June 15, 2008, - 11:23 am
By Debbie Schlussel
On this first Father’s Day without my late father, it is bittersweet. Bitter–because my father is no longer here and because there is so much I want to ask and tell him, but cannot. Sweet–because I know I was so lucky to have such a strong, moral, responsible, caring, and loving father in my life (who was so good to me), when–today–so many American kids do not.
I miss my father, H.L. Schlussel, MD (of Blessed Memory), more than anything. The sadness and pain of not having my father here is not any less than it was when he died, last September. In fact, it is far deeper, because reality has set in. But it was very real, last year on Father’s Day, picking out the card I would give my father, knowing it would probably be the last. I cried at the store.
Dad was a great father, who sacrificed financial lucre in exchange for spending time with us kids, caring for us, and taking us places–from his delicious omelettes and French toast, to whitewater rafting on the Colorado River, to our appreciation for Copper River Salmon, we knew our father loved us. And he taught us to be kind and charitable to others, especially those less fortunate. Above is a photo of my dad receiving an award from the Lions club, for giving free eyecare to the poor and the blind. My father was a very special person.
To those of you who are lucky enough to still have your father on this earth, I hope you will give him a hug and that he will hug you back. And I hope you appreciate what you have, before it is too late. In many ways, I feel that I did not appreciate my father enough, as I cleaned out his office and went through the thousands of memories–photos, notes, letters, etc. My father was at many times both mother and father to us. He sacrificed his personal happiness for our well-being.
Fathers are so important in our lives, but they do not get the respect they deserve. In our “Sex and the City” culture with a growing matriarchal hegemony, fathers are mostly ridiculed on TV and in the movies–if they are even present at all. As I noted last year, there have been a few recent movies coming out of Hollywood bucking that trend–like “3:10 to Yuma,” “In the Valley of Elah” (whose anti-War message I did not appreciate, but whose loving father I did), and “Resurrecting the Champ.” But that was last fall. And the brief trend hasn’t continued in any notable way.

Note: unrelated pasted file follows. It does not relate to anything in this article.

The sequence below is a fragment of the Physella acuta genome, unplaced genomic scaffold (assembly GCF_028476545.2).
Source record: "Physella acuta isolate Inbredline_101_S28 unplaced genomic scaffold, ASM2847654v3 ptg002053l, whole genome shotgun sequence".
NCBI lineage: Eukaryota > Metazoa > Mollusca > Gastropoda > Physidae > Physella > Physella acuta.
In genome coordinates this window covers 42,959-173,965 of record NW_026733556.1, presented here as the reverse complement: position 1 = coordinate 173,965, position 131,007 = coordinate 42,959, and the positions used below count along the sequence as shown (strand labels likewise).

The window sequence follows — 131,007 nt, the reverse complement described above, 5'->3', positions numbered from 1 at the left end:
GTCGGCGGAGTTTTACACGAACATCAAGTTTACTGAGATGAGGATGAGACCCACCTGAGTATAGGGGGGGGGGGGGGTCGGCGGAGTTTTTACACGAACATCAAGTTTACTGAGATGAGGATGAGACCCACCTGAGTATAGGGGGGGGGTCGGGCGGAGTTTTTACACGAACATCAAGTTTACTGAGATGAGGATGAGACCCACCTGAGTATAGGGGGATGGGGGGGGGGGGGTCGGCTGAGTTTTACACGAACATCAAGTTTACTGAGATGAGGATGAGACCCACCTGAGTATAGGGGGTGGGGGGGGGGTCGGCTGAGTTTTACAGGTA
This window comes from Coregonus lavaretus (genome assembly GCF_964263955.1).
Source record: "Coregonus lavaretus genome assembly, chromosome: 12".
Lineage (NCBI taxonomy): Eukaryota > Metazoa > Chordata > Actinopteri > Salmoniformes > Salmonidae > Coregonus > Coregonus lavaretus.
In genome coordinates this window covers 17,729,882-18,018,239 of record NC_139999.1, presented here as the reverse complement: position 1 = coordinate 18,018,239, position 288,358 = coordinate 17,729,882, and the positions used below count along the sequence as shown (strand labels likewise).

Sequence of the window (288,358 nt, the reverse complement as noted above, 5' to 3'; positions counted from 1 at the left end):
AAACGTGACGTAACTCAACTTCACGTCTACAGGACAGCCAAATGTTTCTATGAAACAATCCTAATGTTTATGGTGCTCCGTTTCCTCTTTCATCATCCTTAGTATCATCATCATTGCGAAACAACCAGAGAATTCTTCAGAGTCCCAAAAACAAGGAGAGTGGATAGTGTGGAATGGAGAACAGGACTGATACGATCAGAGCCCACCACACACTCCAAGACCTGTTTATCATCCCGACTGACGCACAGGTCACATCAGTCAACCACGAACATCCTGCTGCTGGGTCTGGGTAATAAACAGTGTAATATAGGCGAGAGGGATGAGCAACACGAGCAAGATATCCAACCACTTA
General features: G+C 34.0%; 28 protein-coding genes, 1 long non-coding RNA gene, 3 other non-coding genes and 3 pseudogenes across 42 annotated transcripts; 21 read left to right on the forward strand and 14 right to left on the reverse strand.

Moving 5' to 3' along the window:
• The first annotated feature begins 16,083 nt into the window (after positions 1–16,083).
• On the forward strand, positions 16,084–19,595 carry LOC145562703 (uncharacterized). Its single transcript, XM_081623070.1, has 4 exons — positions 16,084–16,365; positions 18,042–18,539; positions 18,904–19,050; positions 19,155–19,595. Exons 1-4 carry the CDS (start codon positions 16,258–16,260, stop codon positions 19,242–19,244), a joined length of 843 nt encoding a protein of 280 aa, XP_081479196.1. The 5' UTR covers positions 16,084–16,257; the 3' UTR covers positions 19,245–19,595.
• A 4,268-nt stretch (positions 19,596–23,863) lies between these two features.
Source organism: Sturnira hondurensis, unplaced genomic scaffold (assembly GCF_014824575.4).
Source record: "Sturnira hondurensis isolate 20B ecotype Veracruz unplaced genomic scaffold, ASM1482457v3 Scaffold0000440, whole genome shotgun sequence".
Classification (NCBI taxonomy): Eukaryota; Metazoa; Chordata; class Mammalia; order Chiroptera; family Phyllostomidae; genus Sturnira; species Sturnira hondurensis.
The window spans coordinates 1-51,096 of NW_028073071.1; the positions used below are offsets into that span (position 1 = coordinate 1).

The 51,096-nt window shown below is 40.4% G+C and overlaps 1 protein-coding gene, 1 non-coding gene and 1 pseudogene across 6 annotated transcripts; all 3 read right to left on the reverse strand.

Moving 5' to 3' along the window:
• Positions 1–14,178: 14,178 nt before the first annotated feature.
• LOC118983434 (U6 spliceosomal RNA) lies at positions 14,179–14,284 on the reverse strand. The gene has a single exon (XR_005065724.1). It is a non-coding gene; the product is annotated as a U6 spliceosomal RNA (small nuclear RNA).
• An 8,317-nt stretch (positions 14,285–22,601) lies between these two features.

Good fathers teach their sons how to act like men, and their daughters how to be treated by men. Sadly, the American father has atrophied as a reality in most young Americans’ lives, to the detriment not only of the kids who are lacking in a strong father, but to the detriment of our entire country. We have long known that kids without a father will be more likely to get involved in crime, do poorly in school, and do drugs–to name just a few of the societal maladies that the “Murphy Brown” lifestyle brought America. Single mother households don’t cut it.
So, if you still have your father in your life, tell him how much you love him and appreciate his presence and influence in your life. Make sure he knows that he made a difference and for the better. If you are a father, kudos to you for doing the often thankless hard work some Americans won’t do. You have made a difference in someone’s life and made America better for the effort.
And read this touching piece by Wall Street Journal Senior Editor Kevin Helliker on his father Gerald Robert Helliker, an old-fashioned father who taught his sons to be men. He notes:
A coalition of scholars and psychoanalysts are publishing a book this fall called “The Dead Father: A Psychoanalytic Inquiry,” based in part on the premise that society has suffered as dads have become more maternal and less authoritarian.
“The whole culture needs the father back,” says Lila Kalinich, a Columbia University psychiatrist who served as senior editor for the book. “Fathers substantiate law and order. Fathers can create a sense of womanliness in daughters and bring the male children into manhood.”
Another important read: Juan Williams’ “The Tragedy of America’s Disappearing Fathers.”
While my father is no longer physically present on this earth, I know he is looking down from above, and he is always on my mind. I hope he is reading this. Dad, I love you. And I miss you. Happy Father’s Day to you.
(Read my eulogy to my great father.)
Also read Pam Geller’s beautiful tribute to her hard-working father.